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'You think it good, the cuisine?' asked Theodorescu. The dining-saloon was very far from being like that fried-egg-on-horsesteak restaurant that, in Hillier's post-war London days, had stood just across the street from the Fitzroy. Conditioned air purred through the champagne light and, only a little louder, stringed instruments played slow and digestive music from a gallery above the gilded entrance. The musicians all seemed very old, servants of the Line near retirement, but they made a virtue of the slow finger movements that arthritis imposed on them: Richard Rodgers became noble, processional. The appointments of the dining-saloon were superb, the chairs accommodating the biggest bottom in comfort, the linen of the finest Dunfermline damask. Theodorescu's table was by a soft-lit aquarium; in this, fantastic fish-haired, armoured, haloed, spined, whiptailed – gravely visiting castles, grottos and gazebos, ever and anon delivered wide-mouthed silent reports to the human eaters. There were just Theodorescu, Miss Devi and Hillier at the table. The Walters family, Hillier was mainly glad to see, were seated well beyond a protective barrier of well-fleshed and rather loud-talking tycoons and their ladies. Mainly but not wholly glad: Miss Walters seemed to look very delightful in a shift dress of flame velvet with a long heavy gold medallion necklace. She was reading at table, and that was wrong, but her brother sulked and her father and stepmother ate silently and solidly, Mrs Walters urging further helpings on her dim but gulous husband.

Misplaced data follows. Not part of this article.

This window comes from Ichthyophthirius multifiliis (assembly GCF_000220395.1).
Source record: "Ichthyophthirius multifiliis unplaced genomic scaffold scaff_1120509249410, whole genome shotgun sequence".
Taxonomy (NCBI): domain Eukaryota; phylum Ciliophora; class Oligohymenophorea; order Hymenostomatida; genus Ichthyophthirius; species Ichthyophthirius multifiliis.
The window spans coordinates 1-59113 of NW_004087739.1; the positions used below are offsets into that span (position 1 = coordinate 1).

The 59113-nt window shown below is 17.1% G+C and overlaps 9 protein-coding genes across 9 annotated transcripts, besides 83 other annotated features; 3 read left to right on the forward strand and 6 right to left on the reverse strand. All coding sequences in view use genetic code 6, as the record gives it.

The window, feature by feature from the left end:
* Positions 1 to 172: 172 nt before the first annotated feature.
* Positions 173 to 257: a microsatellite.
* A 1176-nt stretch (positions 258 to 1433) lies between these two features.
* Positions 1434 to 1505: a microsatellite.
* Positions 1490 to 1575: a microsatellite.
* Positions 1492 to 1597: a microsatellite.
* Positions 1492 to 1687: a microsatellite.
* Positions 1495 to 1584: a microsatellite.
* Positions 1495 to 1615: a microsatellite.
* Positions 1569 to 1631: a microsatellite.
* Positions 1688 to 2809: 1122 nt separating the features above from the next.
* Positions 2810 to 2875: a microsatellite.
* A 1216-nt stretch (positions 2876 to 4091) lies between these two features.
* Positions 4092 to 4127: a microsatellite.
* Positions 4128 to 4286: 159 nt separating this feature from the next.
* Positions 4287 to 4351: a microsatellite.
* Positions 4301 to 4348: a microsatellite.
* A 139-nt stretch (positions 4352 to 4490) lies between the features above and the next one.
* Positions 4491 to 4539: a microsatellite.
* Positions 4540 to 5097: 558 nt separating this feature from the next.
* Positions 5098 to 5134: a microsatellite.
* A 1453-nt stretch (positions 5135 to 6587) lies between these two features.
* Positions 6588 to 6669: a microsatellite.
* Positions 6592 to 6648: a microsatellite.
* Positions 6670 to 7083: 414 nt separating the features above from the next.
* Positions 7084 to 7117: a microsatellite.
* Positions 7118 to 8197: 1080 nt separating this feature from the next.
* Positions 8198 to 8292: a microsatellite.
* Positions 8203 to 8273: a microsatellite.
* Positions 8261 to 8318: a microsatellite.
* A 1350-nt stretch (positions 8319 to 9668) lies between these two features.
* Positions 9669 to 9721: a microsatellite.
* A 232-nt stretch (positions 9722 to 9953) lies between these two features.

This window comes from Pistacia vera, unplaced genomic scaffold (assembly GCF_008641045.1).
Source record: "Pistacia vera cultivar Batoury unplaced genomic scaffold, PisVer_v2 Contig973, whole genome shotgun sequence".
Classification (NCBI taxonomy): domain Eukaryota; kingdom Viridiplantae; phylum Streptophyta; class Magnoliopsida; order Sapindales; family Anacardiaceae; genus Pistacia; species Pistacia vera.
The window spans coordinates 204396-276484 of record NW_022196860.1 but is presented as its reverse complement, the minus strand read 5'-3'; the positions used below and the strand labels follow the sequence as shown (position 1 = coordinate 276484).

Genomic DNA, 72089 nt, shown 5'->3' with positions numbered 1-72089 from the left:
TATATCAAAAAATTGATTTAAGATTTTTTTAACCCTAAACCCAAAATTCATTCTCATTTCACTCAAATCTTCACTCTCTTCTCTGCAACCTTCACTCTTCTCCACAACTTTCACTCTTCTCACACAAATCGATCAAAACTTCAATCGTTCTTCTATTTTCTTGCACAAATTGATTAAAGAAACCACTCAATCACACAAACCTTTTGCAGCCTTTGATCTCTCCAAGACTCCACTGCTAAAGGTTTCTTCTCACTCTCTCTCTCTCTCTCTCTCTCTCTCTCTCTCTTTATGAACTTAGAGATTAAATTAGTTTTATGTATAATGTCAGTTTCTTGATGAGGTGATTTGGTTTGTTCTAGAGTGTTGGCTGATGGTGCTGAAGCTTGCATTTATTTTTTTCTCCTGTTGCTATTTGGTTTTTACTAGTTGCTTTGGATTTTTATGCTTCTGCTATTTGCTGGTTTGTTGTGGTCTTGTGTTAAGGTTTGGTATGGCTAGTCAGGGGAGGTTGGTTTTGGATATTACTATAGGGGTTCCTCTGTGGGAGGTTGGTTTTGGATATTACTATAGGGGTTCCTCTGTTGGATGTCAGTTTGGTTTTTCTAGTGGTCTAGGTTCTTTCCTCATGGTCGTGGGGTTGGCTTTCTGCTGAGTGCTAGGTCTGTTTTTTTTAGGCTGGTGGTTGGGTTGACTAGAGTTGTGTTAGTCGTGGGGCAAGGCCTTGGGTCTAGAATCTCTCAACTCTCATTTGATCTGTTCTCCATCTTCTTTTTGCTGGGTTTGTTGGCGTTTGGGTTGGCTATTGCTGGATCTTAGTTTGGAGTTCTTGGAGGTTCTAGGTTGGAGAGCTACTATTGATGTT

So far Hillier had joined Theodorescu in a dish of lobster medallions in a sauce cardinale. The lobster had, so the chief steward had informed them, been poached in white wine and a court-bouillon made with the shells, then set alight in warm pernod. The saloon was full of silent waiters, many Goanese, some British (one, Wriste's winger-pal, had come up to whisper 'Ta for the Guinness'). There was no harassed banging and clattering through the kitchen doors; all was leisurely.

'I think,' said Theodorescu, 'you and I will now have some red mullet and artichoke hearts. The man who was sitting in that place before you was not a good trencherman. I tend to feel embarrassed when my table companions eat very much less than I: I am made to feel greedy.' Hillier looked at Miss Devi's deft and busy long red talons. She was eating a large and various curry with many side-dishes; it should, if she ate it all, last her till about midnight. 'I think we had better stay with this champagne, don't you?' said Theodorescu. It was a 1953 Bollinger; they were already near the end of this first bottle. 'Harmless enough, not in the least spectacular, but I take wine to be a kind of necessary bread, it must not intrude too much into the meal. Wine-worshipping is the most vulgar of idolatries.'

'You must,' said Hillier, 'allow me to have the next bottle on my bill.'

'Well now,' said Theodorescu, 'I will make a bargain with you. Whoever eats the less shall pay for the wine. Are you agreeable?'

'I don't think I stand a chance,' said Hillier.

'Oh, I think that nauseous boy has impaired your self-confidence. At table I fear the thin man. The fat laugh and seem to cram themselves, but it is all so much wind and show. Are you at all a betting man?'